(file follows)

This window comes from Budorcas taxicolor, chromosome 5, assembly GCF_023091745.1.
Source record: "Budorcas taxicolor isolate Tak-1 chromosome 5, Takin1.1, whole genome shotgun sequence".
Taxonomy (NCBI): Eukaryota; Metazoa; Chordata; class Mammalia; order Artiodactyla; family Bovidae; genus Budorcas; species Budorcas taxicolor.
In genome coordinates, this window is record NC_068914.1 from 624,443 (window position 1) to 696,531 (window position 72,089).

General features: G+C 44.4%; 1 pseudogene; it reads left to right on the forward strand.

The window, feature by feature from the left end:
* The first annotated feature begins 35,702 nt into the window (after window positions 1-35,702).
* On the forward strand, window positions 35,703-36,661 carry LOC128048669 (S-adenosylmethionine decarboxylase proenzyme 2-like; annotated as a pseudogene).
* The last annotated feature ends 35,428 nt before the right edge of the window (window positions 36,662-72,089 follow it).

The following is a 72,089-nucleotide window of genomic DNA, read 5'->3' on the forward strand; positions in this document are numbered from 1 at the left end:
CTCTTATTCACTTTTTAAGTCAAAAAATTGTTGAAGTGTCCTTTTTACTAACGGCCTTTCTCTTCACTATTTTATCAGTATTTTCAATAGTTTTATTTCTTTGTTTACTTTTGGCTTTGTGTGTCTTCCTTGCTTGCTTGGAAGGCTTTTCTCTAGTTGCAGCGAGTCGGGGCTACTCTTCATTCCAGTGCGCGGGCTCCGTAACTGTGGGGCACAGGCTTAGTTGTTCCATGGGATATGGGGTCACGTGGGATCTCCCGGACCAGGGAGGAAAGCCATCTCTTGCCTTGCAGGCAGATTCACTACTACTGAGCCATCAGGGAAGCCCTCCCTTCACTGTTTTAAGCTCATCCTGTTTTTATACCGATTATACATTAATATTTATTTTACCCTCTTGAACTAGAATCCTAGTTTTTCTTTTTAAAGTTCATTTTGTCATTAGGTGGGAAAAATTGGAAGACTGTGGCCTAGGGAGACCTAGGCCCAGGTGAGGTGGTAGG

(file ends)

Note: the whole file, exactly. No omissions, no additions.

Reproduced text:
This window comes from Budorcas taxicolor, chromosome 5, assembly GCF_023091745.1.
Source record: "Budorcas taxicolor isolate Tak-1 chromosome 5, Takin1.1, whole genome shotgun sequence".
Taxonomy (NCBI): Eukaryota; Metazoa; Chordata; class Mammalia; order Artiodactyla; family Bovidae; genus Budorcas; species Budorcas taxicolor.
In genome coordinates, this window is record NC_068914.1 from 624,443 (window position 1) to 696,531 (window position 72,089).

General features: G+C 44.4%; 1 pseudogene; it reads left to right on the forward strand.

The window, feature by feature from the left end:
* The first annotated feature begins 35,702 nt into the window (after window positions 1-35,702).
* On the forward strand, window positions 35,703-36,661 carry LOC128048669 (S-adenosylmethionine decarboxylase proenzyme 2-like; annotated as a pseudogene).
* The last annotated feature ends 35,428 nt before the right edge of the window (window positions 36,662-72,089 follow it).

The following is a 72,089-nucleotide window of genomic DNA, read 5'->3' on the forward strand; positions in this document are numbered from 1 at the left end:
CTCTTATTCACTTTTTAAGTCAAAAAATTGTTGAAGTGTCCTTTTTACTAACGGCCTTTCTCTTCACTATTTTATCAGTATTTTCAATAGTTTTATTTCTTTGTTTACTTTTGGCTTTGTGTGTCTTCCTTGCTTGCTTGGAAGGCTTTTCTCTAGTTGCAGCGAGTCGGGGCTACTCTTCATTCCAGTGCGCGGGCTCCGTAACTGTGGGGCACAGGCTTAGTTGTTCCATGGGATATGGGGTCACGTGGGATCTCCCGGACCAGGGAGGAAAGCCATCTCTTGCCTTGCAGGCAGATTCACTACTACTGAGCCATCAGGGAAGCCCTCCCTTCACTGTTTTAAGCTCATCCTGTTTTTATACCGATTATACATTAATATTTATTTTACCCTCTTGAACTAGAATCCTAGTTTTTCTTTTTAAAGTTCATTTTGTCATTAGGTGGGAAAAATTGGAAGACTGTGGCCTAGGGAGACCTAGGCCCAGGTGAGGTGGTAGG